Interruptions make them less willing to express breast milk, study finds
MONDAY, Jan. 21, 2013 (HealthDay News) -- Finding private, quiet places to pump breast milk can be difficult for mothers with babies in neonatal intensive care units, a new study says.
This can cause mothers to miss feedings or be too shy to pump breast milk, which can pose a health risk for low-weight premature babies. Breast milk includes antibodies that help protect infants against infections and gastrointestinal problems, the Case Western Reserve University nursing school researchers explained.
Their study included 15 new mothers in multiple-bed neonatal intensive care unit (NICU) rooms and 25 in single-family NICU rooms. The researchers expected that mothers in the single-family rooms would be less likely to have problems, but that wasn't the case.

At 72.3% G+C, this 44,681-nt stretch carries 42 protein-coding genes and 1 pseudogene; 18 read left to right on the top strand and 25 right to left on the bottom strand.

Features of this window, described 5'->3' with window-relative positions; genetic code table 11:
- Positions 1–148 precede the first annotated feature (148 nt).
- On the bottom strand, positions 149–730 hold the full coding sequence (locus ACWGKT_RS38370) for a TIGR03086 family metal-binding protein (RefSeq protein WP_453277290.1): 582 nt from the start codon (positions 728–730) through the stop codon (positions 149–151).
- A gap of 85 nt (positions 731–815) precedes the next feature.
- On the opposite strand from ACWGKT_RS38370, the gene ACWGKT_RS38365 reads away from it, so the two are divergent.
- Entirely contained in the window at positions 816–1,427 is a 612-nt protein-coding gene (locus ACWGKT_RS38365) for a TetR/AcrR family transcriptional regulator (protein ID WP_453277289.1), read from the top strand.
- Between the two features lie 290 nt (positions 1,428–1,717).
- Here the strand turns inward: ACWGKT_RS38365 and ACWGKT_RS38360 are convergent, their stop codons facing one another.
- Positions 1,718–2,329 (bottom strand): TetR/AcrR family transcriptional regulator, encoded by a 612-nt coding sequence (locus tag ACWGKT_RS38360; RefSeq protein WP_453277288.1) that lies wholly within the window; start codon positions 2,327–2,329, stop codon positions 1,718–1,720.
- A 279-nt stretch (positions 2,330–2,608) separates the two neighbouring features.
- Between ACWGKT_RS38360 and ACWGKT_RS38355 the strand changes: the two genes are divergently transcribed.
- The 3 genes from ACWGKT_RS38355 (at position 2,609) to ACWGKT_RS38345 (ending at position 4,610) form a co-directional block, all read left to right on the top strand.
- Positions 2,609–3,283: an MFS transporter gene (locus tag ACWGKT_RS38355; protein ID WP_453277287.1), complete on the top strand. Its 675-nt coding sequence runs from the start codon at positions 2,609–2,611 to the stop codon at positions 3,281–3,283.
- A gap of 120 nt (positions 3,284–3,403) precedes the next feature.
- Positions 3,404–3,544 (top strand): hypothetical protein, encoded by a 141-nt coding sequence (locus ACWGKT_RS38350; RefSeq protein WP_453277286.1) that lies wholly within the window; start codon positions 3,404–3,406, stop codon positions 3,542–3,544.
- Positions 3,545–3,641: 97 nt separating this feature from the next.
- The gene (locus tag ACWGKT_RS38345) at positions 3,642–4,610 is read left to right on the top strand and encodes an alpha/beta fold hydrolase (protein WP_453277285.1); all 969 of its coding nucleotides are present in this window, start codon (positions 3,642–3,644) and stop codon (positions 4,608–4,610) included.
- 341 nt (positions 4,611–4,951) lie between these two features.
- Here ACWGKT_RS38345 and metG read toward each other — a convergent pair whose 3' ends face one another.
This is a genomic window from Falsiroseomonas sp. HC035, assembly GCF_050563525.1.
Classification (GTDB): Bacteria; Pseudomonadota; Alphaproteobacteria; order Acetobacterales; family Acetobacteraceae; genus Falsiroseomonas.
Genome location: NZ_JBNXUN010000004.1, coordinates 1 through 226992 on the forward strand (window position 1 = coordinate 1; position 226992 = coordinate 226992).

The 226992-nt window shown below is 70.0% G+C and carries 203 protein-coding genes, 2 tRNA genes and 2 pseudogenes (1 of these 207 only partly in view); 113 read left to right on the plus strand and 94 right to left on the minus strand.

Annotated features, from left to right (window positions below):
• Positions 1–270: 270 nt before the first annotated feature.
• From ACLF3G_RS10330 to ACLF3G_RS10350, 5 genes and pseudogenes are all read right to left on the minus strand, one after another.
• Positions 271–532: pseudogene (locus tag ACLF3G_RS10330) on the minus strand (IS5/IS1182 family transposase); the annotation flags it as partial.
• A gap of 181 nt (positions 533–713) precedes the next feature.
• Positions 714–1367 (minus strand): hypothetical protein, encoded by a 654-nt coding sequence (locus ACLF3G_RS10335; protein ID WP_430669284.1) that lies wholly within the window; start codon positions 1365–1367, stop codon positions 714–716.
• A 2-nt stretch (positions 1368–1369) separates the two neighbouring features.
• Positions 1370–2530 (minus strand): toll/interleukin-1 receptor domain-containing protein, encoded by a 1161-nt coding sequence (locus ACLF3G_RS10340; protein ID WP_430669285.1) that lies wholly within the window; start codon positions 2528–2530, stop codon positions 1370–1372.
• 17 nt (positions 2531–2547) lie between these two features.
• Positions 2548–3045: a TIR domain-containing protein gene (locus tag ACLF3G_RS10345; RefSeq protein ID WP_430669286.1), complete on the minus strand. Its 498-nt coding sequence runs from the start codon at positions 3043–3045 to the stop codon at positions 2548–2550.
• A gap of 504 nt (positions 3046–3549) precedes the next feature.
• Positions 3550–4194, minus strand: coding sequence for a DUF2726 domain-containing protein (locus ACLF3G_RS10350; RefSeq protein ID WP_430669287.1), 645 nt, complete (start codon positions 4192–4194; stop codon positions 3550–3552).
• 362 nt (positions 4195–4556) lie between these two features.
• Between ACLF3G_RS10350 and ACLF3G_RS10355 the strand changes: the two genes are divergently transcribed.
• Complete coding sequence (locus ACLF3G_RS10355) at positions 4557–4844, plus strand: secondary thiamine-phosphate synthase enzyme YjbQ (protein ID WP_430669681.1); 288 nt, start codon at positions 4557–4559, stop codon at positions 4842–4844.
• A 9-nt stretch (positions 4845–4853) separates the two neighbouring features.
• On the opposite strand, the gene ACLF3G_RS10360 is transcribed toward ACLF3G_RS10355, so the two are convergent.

Most of the mothers in both types of rooms said they had privacy and comfort concerns and would rather pump breast milk at home, according to the study recently published in the journal Advances in Neonatal Care.
In some cases, the possibility of interruptions kept mothers from starting pumping breast milk because they feared they would miss updates about their baby's progress delivered during a doctor's rounds. Missing that opportunity might mean they would have to wait hours before being able to meet with the doctor again.
Some of the women also said they felt uncomfortable pumping breast milk in front of doctors making their rounds.
"The meaning of privacy might differ for mothers and the hospital. This calls for new ways to create privacy for these mothers who want to breast-feed," study lead researcher Donna Dowling said in a university news release.
Of the 40 mothers in the study, 75 percent said before giving birth that they planned to breast-feed. However, only 45 percent were breast-feeding exclusively when their babies were discharged from the NICU.
Interruptions and privacy weren't the only issues. Many mothers found it difficult to breast-feed exclusively because of family, home and work responsibilities, the researchers said.
The U.S. Office on Women's Health has more about breast-feeding (http://womenshealth.gov/breastfeeding/ ).
SOURCE: Case Western Reserve University, news release, Jan. 16, 2013